BIG TOBACCO: Industry Sees Success in Lobbying, Donations
The tobacco industry is spending a great deal of money and time in California, considered a "bellwether state" for "tough" antismoking measures, the Ventura County Star reports. In an effort to influence lawmakers in Sacramento and at the federal level, the industry is "pumping millions of dollars" into campaigns and engaging in "stealth lobbying." Despite "consistently losing at the ballot box" in the 1990s, the $50-billion-a-year industry has regrouped and asserted itself as "one of the most effective and powerful lobbying machines" in Sacramento, according to the Star. All six bills introduced in the 1999-2000 legislative cycle that the tobacco industry opposed ended up either "amended in favor of tobacco, stuck in committee or filed away in the unfinished business bin." Stanton Glandtz, a medical professor at the University of California - San Francisco, said, "I'd say the tobacco industry made a pretty clean sweep this year by lobbying the Legislature." For example, tobacco lobbyists "pulled out the stops" in order to defeat SB2070, a bill modeled after a New York law that would have drafted flammability standards for cigarettes, requiring a cooler burn and self- extinguishing paper. Sponsored by state Sen. Adam Schiff (D-Burbank), the bill failed after it ran into opposition in committee. "Tobacco lobbyists were walking the halls of the Assembly in crowds. Plainly the industry was determined to kill this bill," Schiff said. Assembly member Brett Granlund (R-San Bernardino) voted against the bill because antitobacco activists favored it. "There's one thing about the zealot antismoker: They only lie when they move their lips," Granlund said. Granlund has long supported the industry, opposing tobacco taxes and smoking restrictions in the workplace and bars. He has received $66,698 in contributions from the tobacco industry since 1995 (Koehler, Ventura County Star, 9/25). Other bills that failed or stalled in the Legislature include:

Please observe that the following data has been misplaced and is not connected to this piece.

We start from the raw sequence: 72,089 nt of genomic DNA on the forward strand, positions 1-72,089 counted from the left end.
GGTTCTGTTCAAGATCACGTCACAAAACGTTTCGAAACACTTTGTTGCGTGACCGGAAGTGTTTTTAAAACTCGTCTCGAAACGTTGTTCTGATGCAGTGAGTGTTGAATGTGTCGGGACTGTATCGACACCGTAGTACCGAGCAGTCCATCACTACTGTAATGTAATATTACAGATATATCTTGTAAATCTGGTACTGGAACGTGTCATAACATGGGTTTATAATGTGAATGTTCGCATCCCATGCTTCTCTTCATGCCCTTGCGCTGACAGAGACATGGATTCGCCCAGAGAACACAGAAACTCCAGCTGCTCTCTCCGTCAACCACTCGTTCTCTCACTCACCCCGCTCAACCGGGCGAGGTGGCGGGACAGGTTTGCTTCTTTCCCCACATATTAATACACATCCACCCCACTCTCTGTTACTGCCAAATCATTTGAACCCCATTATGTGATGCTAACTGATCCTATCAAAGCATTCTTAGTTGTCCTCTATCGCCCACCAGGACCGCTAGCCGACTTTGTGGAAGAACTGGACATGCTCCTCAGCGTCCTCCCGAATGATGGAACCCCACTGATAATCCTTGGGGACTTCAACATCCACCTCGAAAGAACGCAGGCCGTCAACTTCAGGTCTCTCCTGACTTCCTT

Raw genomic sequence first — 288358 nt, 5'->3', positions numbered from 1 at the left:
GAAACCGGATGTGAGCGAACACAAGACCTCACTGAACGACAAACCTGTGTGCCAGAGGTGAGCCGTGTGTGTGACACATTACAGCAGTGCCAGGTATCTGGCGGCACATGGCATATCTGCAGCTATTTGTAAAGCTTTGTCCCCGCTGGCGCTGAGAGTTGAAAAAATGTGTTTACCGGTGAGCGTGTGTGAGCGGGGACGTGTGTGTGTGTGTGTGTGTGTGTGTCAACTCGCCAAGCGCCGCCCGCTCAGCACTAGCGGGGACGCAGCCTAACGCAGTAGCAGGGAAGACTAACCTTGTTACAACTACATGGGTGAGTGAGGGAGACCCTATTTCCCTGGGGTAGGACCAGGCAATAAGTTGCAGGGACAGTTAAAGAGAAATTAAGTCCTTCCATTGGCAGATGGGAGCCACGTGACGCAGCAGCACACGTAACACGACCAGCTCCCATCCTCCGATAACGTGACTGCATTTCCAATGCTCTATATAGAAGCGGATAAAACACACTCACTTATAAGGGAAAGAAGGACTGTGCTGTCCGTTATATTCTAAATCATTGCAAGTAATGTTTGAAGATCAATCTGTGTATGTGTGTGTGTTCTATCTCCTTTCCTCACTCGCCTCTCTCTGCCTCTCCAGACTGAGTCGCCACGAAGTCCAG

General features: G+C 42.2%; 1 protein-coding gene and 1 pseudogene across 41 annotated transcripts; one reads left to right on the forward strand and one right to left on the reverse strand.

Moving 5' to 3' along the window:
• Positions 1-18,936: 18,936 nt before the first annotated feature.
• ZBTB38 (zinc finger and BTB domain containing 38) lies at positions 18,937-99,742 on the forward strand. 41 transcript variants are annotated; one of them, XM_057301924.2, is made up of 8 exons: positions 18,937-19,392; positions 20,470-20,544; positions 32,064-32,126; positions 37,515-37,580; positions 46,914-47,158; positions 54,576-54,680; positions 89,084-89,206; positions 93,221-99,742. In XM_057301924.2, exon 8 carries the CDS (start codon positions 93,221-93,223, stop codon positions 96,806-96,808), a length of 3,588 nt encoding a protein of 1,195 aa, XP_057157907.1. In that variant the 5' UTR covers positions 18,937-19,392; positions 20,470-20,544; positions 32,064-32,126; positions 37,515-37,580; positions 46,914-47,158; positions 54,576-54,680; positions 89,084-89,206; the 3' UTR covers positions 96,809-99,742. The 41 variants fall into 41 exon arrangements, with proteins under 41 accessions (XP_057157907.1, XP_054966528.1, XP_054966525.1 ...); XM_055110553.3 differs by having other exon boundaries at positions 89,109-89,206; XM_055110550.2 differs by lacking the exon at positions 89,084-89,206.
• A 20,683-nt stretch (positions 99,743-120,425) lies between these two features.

- AB107: Calls for state public employee retirement fund's future divestment of tobacco
- SB824: Would increase liability in lawsuits over tobacco-related illnesses
- SB1254: Would require the disclosure of ingredients in tobacco products during lawsuits (Ventura County Star, 9/25).
The Ventura County Star reports that the lobbying efforts of the tobacco industry are "almost military like" with "generals and armies headquartered in strategic regions nationwide." A report by States Affairs Co., a Virginia-based public relations firm, said, "Few corporations have as extensive a local lobbying effort. Senate lobbying records indicate [Philip Morris] has hired almost 75 former officials, state lobbyists and public relations specialists to press its message to members of key congressional and state committees." Internal documents show that in California the industry launched a "statewide initiative aimed at weakening local smoke-free bar ordinances" and tried to "blur the fact that [the initiative] was orchestrated by Big Tobacco;" delayed state EPA standards on second-hand smoke; and funneled contributions into "front groups," such as the Committee Against Unfair Taxes that opposed tobacco taxes. But after an "explosion of lawsuits" in 1995 against the industry, Philip Morris and R.J. Reynolds shifted gears, opting to "portray Big Government as the enemy of individual choice." The effort turned to state lobbyists, who "rallied small business and bar owners" to protest smoking bans. Former tobacco lobbyist Victor Crawford said of the industry's methods, "If you ever want to see a bunch of cowboys work, watch Philip Morris. They are tough. I mean they shoot from the hip. It's a take-no-prisoners fight. You're talking $100 billion a year in gross profits. And man, anything goes" (Koehler, Ventura County Star, 9/25).